With Bill Evans and John Coltrane in the room, looking on from framed photographs lining the walls of the performance space, jazz was clearly in the air as notes bounced from every corner of the acoustically enhanced room, and the Los Angeles Youth Jazz Ensemble (LAYJE) was warming up for an afternoon of music and education. On November 18, a master class, free and open to the public, being taught by trumpeter and USC professor John Thomas was about to begin.
Not only were the greats looking on, but the event’s educational handout was proof that the Carson Television Building on the campus of USC was talking jazz. “Slur everything until you have a really good legato tongue” and “Use tongue stops: cut off all notes with the tongue. The cut off is as articulated as the attack”…all words clearly spoken by an accomplished veteran of his craft.
Professional trumpeter and USC professor John Thomas was able to share stories of his years playing with the Count Basie Orchestra and Chick Corea to name a few. Thomas first listened, then critiqued, and moved through the horn section one by one stressing the importance of legato tonguing. He then moved on to the importance of rhythm, noting, “You always have to stay engaged with the music…you have to be ‘on’…a good drummer makes you want to dance with him.” The exercise led to the entire ensemble playing cymbal patterns with their pencils.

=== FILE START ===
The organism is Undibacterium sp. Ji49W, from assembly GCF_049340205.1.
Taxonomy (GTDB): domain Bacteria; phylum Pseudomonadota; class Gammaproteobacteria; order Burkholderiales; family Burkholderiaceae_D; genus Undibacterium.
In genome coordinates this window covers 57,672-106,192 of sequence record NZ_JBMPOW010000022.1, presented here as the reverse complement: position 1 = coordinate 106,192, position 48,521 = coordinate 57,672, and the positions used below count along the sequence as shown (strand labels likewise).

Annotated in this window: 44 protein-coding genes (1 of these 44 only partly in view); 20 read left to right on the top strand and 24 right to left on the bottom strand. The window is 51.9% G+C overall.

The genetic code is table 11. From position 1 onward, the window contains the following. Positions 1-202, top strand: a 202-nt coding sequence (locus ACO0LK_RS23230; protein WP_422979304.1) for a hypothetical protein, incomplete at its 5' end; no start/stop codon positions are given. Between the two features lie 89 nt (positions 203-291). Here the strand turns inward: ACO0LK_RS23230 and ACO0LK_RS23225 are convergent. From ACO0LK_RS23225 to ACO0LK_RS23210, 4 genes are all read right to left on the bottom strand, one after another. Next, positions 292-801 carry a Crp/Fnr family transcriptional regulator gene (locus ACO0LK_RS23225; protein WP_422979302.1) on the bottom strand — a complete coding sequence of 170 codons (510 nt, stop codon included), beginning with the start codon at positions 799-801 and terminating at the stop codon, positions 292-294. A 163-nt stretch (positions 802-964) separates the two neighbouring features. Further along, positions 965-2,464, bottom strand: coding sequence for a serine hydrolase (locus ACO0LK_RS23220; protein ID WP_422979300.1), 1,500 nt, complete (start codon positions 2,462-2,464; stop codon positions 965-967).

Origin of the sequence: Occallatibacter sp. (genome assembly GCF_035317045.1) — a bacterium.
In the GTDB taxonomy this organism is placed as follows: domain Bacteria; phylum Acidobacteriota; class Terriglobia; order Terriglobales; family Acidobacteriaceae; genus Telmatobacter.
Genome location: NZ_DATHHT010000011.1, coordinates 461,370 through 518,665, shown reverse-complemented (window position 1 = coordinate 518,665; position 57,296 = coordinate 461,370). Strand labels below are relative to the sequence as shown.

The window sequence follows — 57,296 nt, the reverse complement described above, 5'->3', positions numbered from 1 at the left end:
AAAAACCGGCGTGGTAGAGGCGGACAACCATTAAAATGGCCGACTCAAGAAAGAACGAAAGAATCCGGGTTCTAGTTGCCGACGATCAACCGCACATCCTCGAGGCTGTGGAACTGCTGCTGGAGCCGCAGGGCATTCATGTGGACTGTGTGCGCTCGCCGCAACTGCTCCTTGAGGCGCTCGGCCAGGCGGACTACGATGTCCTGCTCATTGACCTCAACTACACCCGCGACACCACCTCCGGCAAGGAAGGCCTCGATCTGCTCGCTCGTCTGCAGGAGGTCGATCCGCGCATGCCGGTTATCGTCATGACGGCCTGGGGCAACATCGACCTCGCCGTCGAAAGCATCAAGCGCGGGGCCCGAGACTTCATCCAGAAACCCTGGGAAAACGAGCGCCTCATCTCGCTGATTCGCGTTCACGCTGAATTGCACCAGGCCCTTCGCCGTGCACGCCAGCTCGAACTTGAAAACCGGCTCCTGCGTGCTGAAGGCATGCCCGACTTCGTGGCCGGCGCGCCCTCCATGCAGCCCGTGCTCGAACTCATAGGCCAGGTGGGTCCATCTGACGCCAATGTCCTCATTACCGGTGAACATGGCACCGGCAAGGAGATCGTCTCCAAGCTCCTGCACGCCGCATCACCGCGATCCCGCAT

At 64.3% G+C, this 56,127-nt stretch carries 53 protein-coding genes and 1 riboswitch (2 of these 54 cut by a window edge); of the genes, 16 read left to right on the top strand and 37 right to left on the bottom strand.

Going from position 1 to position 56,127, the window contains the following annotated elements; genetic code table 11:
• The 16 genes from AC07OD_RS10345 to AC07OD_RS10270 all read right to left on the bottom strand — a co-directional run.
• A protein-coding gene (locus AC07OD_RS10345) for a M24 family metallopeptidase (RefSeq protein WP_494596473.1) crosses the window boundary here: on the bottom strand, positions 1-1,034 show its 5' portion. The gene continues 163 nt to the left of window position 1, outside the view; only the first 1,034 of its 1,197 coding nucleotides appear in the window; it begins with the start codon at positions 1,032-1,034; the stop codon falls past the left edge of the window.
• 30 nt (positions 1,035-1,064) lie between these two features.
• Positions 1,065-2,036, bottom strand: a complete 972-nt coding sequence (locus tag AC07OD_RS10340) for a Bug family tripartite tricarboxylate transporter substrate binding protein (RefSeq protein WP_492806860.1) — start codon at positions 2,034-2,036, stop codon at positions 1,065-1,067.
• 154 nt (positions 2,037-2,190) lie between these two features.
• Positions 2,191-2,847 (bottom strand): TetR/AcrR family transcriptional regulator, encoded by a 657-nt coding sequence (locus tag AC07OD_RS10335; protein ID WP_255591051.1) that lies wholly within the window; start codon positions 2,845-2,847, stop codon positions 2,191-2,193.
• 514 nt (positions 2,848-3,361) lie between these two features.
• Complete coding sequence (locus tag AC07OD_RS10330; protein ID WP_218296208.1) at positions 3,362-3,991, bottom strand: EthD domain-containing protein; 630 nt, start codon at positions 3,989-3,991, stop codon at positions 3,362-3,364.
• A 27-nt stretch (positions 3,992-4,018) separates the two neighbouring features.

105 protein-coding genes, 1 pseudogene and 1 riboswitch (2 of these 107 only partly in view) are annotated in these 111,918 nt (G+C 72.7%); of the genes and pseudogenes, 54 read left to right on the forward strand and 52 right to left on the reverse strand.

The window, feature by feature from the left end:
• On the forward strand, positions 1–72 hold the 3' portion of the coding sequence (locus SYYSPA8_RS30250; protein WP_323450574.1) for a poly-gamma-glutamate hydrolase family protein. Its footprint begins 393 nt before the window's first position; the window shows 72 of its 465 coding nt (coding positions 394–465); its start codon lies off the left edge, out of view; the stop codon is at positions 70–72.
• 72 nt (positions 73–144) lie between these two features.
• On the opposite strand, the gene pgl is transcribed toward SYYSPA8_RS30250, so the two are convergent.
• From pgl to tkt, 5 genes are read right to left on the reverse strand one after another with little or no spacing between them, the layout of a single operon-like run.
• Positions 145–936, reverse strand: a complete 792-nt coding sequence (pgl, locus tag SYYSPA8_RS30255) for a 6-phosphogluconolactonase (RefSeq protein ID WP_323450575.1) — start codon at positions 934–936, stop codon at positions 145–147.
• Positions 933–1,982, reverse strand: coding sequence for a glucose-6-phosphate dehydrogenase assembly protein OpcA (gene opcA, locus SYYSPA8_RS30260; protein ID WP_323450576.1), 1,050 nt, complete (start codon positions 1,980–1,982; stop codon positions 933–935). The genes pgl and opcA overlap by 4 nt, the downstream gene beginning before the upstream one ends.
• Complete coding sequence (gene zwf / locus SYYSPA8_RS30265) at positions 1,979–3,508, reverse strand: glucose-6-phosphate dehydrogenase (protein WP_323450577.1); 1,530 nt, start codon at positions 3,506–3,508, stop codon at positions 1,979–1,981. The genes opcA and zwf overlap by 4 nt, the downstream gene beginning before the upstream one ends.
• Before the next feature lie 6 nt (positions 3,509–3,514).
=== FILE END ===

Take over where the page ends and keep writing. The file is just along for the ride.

Guitarist Julian Apter, a Santa Monica High School student in his first year playing with LAYJE, and member of local jazz quartet “Half-diminished”, noted how impressed he was with the experience. Apter enjoyed experiencing Thomas’ “culmination of experience, mixed with his skill…he hears things that other people may not hear.” Apter also noted how Thomas’ experiences playing with jazz legends bring to light “the difference between someone simply loving the music, versus actually living the music.”
The audience was just as engaged as the players. The parents of Daniel Cole, a student of Millikan High School in Long Beach and trombone player with LAYJE, spoke highly of the LAYJE experience. “The program seems to challenge him more than the high school band. Today’s experience seemed to transition from learning, to feeling, the music.” Daniel’s take on the day was more concise, “I loved it! Awesome!”
LAYJE Musical Director Ryan Kienstra stressed the importance of the master classes, by adding, “The students get the viewpoints of someone who has played with different styles of jazz; who has lots of experience. It’s nice for the students to experience someone who can demonstrate vocally, and then play that on the instrument.” LAYJE Assistant Musical Director Liz Palmer adds, “With the master classes, music can be said in a variety of ways. And with a third party instructor involved, it might all of a sudden click.”
The master class experience is all encompassing. It combines musical skill, education, and an interaction with the local community. Palmer sums it up nicely, “It’s great that Thornton has a relationship with local schools to keep arts going. Master classes show the academic side of the music, not just as entertainment… it’s part of who we are as a culture.”
For more information on LAYJE and other Thornton Outreach Programs, please visit: http://www.usc.edu/schools/music/about/signature/outreach/.